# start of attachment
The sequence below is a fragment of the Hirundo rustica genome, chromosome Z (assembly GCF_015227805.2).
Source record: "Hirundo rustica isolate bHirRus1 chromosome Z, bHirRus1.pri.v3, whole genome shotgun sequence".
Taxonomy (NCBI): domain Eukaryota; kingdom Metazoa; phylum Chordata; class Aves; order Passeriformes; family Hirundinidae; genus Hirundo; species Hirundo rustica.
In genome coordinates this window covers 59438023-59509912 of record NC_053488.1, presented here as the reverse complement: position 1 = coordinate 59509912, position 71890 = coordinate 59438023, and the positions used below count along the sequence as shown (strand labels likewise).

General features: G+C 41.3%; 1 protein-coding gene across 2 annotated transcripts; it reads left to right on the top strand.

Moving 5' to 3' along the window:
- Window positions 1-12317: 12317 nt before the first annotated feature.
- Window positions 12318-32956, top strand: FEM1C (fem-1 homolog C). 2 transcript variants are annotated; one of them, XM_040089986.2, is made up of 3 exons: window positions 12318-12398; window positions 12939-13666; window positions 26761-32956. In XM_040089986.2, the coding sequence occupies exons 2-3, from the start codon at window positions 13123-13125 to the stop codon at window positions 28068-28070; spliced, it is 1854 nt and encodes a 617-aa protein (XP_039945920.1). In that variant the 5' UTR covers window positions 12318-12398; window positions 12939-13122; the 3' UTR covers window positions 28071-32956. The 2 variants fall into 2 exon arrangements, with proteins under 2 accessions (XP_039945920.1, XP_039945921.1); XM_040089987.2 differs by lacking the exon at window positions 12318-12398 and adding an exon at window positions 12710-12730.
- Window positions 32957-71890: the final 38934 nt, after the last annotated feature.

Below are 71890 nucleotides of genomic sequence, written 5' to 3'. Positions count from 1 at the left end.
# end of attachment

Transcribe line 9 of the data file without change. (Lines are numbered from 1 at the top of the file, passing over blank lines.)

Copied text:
- Window positions 32957-71890: the final 38934 nt, after the last annotated feature.